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Memento : Issue 31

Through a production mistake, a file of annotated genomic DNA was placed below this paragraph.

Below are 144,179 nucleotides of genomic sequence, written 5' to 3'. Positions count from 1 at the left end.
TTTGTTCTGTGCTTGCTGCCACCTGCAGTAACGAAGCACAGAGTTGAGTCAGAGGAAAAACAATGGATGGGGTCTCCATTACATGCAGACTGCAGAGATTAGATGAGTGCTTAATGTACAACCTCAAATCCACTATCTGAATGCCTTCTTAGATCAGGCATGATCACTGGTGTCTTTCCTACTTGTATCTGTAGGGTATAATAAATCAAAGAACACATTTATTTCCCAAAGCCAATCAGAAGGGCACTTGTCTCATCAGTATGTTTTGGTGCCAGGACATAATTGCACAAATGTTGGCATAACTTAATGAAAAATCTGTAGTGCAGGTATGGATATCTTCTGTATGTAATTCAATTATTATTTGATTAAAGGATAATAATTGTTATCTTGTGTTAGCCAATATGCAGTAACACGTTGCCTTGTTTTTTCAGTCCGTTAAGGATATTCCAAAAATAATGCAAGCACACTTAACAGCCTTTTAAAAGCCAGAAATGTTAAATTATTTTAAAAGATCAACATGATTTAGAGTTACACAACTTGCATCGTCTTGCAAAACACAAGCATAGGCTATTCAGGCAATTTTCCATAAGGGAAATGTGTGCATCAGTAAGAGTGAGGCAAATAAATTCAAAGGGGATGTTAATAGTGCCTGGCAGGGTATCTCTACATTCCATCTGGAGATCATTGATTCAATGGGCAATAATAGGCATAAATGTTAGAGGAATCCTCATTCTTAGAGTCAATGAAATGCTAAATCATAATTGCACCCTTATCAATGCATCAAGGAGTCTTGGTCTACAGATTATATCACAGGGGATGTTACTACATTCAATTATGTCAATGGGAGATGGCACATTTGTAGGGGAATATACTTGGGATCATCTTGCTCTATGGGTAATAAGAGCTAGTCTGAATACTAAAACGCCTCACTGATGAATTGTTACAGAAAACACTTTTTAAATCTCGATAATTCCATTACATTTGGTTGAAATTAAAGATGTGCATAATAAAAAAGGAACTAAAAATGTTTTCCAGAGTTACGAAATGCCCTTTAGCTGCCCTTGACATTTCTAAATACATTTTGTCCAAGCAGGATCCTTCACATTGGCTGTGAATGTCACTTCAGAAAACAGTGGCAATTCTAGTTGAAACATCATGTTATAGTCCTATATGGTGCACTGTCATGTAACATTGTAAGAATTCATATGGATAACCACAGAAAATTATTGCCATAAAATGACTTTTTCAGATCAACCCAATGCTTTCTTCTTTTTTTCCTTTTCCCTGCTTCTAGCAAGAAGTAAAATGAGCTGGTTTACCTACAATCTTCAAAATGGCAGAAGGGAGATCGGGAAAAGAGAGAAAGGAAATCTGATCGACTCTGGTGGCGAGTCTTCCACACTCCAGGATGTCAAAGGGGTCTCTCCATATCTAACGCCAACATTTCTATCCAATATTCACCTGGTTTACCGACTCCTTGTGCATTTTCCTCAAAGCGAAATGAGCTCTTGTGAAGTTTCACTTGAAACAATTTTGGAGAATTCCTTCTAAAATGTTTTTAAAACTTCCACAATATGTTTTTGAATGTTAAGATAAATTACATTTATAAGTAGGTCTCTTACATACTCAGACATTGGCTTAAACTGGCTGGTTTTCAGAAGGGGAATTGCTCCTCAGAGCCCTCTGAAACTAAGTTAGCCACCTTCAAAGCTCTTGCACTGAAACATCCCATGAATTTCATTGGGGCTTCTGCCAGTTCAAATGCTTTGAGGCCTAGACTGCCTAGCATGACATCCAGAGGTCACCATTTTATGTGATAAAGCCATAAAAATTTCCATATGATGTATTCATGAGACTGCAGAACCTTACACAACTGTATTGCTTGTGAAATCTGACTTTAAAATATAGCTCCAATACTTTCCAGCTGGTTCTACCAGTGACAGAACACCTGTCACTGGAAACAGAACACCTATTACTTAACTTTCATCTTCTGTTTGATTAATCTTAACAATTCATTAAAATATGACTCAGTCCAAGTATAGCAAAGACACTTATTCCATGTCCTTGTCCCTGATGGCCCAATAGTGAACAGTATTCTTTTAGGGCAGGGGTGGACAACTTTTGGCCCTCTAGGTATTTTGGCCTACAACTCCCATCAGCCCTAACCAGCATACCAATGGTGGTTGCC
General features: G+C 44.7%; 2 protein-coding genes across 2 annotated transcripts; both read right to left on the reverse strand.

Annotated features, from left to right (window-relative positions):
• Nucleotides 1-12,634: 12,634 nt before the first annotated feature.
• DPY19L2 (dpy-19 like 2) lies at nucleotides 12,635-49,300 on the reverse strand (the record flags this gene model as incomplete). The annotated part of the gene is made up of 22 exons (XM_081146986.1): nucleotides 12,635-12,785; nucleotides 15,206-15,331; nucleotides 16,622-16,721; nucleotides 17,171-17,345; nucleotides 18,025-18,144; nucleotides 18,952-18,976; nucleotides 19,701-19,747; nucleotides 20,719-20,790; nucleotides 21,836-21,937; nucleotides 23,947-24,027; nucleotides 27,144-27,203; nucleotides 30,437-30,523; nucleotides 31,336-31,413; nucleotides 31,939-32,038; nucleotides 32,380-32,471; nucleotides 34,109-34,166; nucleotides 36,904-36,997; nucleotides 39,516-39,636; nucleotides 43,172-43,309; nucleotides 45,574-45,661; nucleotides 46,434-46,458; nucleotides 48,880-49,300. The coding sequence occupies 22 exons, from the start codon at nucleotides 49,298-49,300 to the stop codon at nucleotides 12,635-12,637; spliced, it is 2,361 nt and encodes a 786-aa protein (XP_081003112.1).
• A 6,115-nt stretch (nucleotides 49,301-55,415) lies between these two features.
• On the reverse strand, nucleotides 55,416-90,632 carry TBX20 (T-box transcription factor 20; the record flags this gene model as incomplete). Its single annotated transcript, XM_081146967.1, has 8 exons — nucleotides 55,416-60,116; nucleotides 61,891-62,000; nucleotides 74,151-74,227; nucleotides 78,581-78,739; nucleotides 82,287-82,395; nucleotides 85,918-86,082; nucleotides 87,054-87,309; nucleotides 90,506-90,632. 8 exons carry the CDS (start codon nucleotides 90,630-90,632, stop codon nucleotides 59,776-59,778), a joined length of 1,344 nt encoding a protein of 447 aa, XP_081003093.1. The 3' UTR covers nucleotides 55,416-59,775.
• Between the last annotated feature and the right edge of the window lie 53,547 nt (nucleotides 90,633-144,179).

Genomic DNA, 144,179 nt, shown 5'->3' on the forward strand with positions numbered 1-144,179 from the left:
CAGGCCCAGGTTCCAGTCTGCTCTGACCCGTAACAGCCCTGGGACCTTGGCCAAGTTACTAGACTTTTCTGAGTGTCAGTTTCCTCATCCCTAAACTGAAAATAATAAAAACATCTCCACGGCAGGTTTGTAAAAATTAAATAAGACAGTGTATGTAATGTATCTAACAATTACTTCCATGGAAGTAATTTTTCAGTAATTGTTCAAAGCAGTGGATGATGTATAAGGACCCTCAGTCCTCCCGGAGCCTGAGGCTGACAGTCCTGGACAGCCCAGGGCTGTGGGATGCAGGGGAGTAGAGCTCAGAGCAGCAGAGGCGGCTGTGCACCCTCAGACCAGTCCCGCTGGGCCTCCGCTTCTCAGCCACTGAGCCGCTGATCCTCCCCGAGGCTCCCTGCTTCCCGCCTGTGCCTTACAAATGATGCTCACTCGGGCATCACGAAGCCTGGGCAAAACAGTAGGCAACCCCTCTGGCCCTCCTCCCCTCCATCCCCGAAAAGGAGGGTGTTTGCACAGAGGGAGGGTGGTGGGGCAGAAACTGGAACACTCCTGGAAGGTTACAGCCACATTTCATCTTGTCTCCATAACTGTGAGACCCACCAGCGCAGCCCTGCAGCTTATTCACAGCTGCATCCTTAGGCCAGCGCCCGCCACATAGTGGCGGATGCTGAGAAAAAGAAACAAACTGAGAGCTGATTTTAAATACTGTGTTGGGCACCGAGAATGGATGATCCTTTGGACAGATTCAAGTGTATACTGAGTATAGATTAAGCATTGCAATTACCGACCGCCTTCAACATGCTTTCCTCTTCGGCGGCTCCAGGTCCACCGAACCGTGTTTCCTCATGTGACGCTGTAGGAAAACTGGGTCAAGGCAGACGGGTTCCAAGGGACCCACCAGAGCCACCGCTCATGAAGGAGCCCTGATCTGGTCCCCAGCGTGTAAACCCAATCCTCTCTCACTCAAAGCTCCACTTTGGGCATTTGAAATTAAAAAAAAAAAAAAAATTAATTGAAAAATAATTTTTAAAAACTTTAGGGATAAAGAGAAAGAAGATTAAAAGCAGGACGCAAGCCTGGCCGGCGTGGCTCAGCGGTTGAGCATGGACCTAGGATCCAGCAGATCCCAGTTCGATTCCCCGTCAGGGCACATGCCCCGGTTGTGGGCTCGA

SEARCHING FOR A WAR BRIDE? If you would like to find information about a World War II bride, the National Archives holds records of the voyages of the ‘bride ships’. The Repatriation Commission authorised free passage to Australia for servicemen’s wives, fiancées and children and kept records of the ships’ voyages. Between 1944 and 1949, 110 ships were chartered to make 177 voyages. Some made only a single voyage; other ships made regular journeys, such as the Orion, which transported war brides on seven voyages between February 1947 and February 1949. Most voyages sailed from the United Kingdom, but the ships also collected wives and fiancées from other ports including Bombay, San Francisco, New York and Vancouver. The Repatriation Commission created a file for each voyage. The files record the names of women and children on board and may also hold information about notable incidents, illnesses, complaints about conditions, or even ships’ menus. The files provide a window on life aboard ship for women and children journeying to new lives in Australia, such as those who travelled on the Stirling Castle. The Stirling Castle was a converted troop ship, and lacked modern comforts. Some of the cabins were crowded, with 10 berths. Toilet arrangements were ‘generally good’, but the Repatriation Welfare Officer noted that a ‘great demand for bathrooms caused delay in bathing for most passengers’. D Deck was used as a nursery during the day and a picture theatre at night. The Repatriation Officer admitted that recreation was lacking on the ship over the long journey, which took about four weeks to travel to Australia. During one voyage, RAAF officers onboard attempted to remedy the deficiency, organising concerts, deck games, cards and quiz nights. Dances were tried, but unfortunately ‘fell flat’ because of the shortage of male partners. The Stirling Castle made three voyages during 1946, carrying up to 600 women and children on each journey. Passengers suffered a variety of minor and more serious illnesses, such as sunstroke and seasickness. Sadly, one child died during the June voyage and another shortly after embarkation in Western Australia. For some young mothers, the voyage to Australia was the first time they had looked after their babies without the support of family and friends. Crew and other passengers did what they could to help – a baby minding service was established to give mothers time to do chores and rest, while the kitchen crew baked over 30 birthday cakes for young passengers. You can find out more about the bride ships by contacting our National Reference Service on 1300 886 881 or by emailing firstname.lastname@example.org . For information on a particular person, you will need to provide the name of the ship and the date of arrival. Michael Wenke and Kellie Abbott [above] Cherry Parker, pictured having a cup of tea with her neighbour, arrived in Australia from Japan in 1952, four years after her marriage to Gordon Parker. NAA:A1501,A908/4 MEMENTO WINTER 06 13